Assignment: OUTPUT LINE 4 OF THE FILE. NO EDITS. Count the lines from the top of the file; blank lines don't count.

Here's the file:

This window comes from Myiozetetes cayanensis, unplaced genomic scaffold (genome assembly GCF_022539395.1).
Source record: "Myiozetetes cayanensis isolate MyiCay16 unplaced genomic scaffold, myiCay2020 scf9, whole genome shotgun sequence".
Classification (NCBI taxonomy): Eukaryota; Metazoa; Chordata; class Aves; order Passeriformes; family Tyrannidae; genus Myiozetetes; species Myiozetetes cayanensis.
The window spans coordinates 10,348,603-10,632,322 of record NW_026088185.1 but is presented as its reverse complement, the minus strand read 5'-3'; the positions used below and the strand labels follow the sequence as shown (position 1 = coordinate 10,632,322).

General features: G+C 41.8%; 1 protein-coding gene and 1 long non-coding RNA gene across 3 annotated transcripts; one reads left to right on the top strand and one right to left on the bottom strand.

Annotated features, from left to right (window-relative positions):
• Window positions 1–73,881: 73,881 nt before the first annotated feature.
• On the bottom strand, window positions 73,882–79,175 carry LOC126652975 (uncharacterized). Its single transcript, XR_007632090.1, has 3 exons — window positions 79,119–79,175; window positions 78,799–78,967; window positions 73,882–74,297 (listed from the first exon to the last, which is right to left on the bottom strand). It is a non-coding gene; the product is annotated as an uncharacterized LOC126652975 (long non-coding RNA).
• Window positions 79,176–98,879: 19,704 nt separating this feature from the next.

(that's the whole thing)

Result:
The window spans coordinates 10,348,603-10,632,322 of record NW_026088185.1 but is presented as its reverse complement, the minus strand read 5'-3'; the positions used below and the strand labels follow the sequence as shown (position 1 = coordinate 10,632,322).